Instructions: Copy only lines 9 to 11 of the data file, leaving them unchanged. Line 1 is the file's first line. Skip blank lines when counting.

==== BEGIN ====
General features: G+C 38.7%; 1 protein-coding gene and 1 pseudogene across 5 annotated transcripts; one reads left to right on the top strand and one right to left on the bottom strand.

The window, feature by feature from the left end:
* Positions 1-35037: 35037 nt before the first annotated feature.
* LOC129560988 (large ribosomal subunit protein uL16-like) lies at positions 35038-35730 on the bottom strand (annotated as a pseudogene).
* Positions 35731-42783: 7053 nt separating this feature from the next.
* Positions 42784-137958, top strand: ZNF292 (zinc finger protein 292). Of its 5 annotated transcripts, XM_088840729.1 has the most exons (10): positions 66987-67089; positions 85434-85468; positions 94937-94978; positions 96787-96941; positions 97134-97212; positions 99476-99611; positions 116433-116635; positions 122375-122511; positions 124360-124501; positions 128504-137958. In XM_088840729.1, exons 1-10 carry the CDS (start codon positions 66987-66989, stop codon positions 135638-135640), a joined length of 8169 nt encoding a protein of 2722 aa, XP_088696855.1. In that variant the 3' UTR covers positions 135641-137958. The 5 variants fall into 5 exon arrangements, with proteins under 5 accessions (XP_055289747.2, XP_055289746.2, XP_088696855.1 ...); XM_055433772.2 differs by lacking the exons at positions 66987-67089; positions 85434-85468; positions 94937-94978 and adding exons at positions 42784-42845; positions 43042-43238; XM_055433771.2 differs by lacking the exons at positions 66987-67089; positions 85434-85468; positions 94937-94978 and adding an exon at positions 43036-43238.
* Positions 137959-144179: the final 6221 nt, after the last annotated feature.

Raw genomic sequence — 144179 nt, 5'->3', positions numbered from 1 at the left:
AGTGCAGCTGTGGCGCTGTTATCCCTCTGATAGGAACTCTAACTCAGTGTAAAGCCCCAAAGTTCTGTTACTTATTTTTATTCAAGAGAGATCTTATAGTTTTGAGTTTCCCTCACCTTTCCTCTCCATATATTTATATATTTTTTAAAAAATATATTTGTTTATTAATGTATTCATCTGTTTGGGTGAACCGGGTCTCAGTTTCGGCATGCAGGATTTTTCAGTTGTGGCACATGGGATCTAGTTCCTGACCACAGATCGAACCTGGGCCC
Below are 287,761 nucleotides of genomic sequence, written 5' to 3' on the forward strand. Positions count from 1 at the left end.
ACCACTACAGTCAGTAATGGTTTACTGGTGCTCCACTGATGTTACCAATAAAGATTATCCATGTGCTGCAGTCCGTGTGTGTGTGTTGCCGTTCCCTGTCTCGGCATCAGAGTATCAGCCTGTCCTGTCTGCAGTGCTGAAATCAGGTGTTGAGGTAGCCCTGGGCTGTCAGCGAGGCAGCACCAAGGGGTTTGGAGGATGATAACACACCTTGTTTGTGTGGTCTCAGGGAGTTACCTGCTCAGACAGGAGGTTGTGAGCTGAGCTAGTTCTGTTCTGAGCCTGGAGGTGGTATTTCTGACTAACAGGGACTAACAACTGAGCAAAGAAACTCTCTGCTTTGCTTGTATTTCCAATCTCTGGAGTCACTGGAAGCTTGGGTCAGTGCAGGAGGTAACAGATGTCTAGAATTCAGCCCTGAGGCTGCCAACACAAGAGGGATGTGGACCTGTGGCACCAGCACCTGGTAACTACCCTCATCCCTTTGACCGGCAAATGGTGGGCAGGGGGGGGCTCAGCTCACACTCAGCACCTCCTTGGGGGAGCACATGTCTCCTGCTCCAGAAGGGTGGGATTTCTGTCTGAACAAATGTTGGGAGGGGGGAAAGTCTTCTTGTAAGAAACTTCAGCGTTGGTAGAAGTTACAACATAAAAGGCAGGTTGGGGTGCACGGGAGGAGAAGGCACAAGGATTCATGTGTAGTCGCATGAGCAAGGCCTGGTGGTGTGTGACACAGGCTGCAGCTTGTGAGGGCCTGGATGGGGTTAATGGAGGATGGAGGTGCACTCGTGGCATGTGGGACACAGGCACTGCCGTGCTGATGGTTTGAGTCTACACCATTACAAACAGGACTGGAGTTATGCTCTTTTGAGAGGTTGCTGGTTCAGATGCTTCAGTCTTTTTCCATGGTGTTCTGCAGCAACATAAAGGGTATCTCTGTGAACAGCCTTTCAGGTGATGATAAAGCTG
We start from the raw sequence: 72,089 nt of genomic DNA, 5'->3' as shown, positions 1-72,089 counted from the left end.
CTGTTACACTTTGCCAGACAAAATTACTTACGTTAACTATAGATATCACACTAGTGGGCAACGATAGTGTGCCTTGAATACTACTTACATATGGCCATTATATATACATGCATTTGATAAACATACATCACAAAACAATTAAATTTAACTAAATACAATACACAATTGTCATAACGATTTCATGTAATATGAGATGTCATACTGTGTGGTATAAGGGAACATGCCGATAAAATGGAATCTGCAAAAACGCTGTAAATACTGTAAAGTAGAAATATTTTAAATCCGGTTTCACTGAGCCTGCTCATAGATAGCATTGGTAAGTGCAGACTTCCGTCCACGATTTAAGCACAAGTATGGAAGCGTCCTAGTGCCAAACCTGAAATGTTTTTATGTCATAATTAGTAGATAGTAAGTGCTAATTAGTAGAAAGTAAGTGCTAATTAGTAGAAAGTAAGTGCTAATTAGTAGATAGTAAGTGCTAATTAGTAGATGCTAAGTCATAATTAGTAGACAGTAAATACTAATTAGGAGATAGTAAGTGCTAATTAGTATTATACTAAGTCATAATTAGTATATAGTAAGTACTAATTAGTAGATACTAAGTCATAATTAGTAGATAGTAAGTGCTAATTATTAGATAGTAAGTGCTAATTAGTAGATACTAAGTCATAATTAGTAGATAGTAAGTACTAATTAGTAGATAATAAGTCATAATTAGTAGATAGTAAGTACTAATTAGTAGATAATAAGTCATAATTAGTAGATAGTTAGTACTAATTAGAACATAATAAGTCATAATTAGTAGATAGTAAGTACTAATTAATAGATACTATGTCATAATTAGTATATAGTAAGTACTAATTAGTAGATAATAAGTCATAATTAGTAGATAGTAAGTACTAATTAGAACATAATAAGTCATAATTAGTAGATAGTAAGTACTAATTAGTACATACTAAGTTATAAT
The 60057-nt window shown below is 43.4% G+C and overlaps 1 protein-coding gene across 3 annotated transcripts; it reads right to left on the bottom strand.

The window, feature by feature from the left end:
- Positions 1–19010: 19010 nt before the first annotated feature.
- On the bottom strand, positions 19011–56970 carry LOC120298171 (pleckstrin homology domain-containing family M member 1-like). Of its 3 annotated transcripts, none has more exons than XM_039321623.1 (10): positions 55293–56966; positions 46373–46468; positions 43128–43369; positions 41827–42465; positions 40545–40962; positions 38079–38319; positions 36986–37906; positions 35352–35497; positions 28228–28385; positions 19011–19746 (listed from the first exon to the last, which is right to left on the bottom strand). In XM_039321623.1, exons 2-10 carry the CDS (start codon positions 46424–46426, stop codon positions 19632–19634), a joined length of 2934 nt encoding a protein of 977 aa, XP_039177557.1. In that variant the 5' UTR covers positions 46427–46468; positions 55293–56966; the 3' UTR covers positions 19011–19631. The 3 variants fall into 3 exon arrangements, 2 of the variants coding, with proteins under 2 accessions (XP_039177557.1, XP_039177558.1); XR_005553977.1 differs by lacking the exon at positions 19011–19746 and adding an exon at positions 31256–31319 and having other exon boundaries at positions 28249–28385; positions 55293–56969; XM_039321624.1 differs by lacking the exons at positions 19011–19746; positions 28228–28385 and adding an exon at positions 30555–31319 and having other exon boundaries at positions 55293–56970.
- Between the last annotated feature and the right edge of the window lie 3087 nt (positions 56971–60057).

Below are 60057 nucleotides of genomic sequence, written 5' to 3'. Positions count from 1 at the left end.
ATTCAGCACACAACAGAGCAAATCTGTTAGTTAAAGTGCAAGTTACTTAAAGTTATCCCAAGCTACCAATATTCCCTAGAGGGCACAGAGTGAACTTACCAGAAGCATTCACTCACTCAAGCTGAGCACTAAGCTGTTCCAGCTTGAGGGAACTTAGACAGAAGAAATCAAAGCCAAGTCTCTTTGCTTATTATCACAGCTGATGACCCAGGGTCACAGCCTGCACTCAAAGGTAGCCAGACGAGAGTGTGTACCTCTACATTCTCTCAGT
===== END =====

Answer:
AGTGCAGCTGTGGCGCTGTTATCCCTCTGATAGGAACTCTAACTCAGTGTAAAGCCCCAAAGTTCTGTTACTTATTTTTATTCAAGAGAGATCTTATAGTTTTGAGTTTCCCTCACCTTTCCTCTCCATATATTTATATATTTTTTAAAAAATATATTTGTTTATTAATGTATTCATCTGTTTGGGTGAACCGGGTCTCAGTTTCGGCATGCAGGATTTTTCAGTTGTGGCACATGGGATCTAGTTCCTGACCACAGATCGAACCTGGGCCC
Below are 287,761 nucleotides of genomic sequence, written 5' to 3' on the forward strand. Positions count from 1 at the left end.
ACCACTACAGTCAGTAATGGTTTACTGGTGCTCCACTGATGTTACCAATAAAGATTATCCATGTGCTGCAGTCCGTGTGTGTGTGTTGCCGTTCCCTGTCTCGGCATCAGAGTATCAGCCTGTCCTGTCTGCAGTGCTGAAATCAGGTGTTGAGGTAGCCCTGGGCTGTCAGCGAGGCAGCACCAAGGGGTTTGGAGGATGATAACACACCTTGTTTGTGTGGTCTCAGGGAGTTACCTGCTCAGACAGGAGGTTGTGAGCTGAGCTAGTTCTGTTCTGAGCCTGGAGGTGGTATTTCTGACTAACAGGGACTAACAACTGAGCAAAGAAACTCTCTGCTTTGCTTGTATTTCCAATCTCTGGAGTCACTGGAAGCTTGGGTCAGTGCAGGAGGTAACAGATGTCTAGAATTCAGCCCTGAGGCTGCCAACACAAGAGGGATGTGGACCTGTGGCACCAGCACCTGGTAACTACCCTCATCCCTTTGACCGGCAAATGGTGGGCAGGGGGGGGCTCAGCTCACACTCAGCACCTCCTTGGGGGAGCACATGTCTCCTGCTCCAGAAGGGTGGGATTTCTGTCTGAACAAATGTTGGGAGGGGGGAAAGTCTTCTTGTAAGAAACTTCAGCGTTGGTAGAAGTTACAACATAAAAGGCAGGTTGGGGTGCACGGGAGGAGAAGGCACAAGGATTCATGTGTAGTCGCATGAGCAAGGCCTGGTGGTGTGTGACACAGGCTGCAGCTTGTGAGGGCCTGGATGGGGTTAATGGAGGATGGAGGTGCACTCGTGGCATGTGGGACACAGGCACTGCCGTGCTGATGGTTTGAGTCTACACCATTACAAACAGGACTGGAGTTATGCTCTTTTGAGAGGTTGCTGGTTCAGATGCTTCAGTCTTTTTCCATGGTGTTCTGCAGCAACATAAAGGGTATCTCTGTGAACAGCCTTTCAGGTGATGATAAAGCTG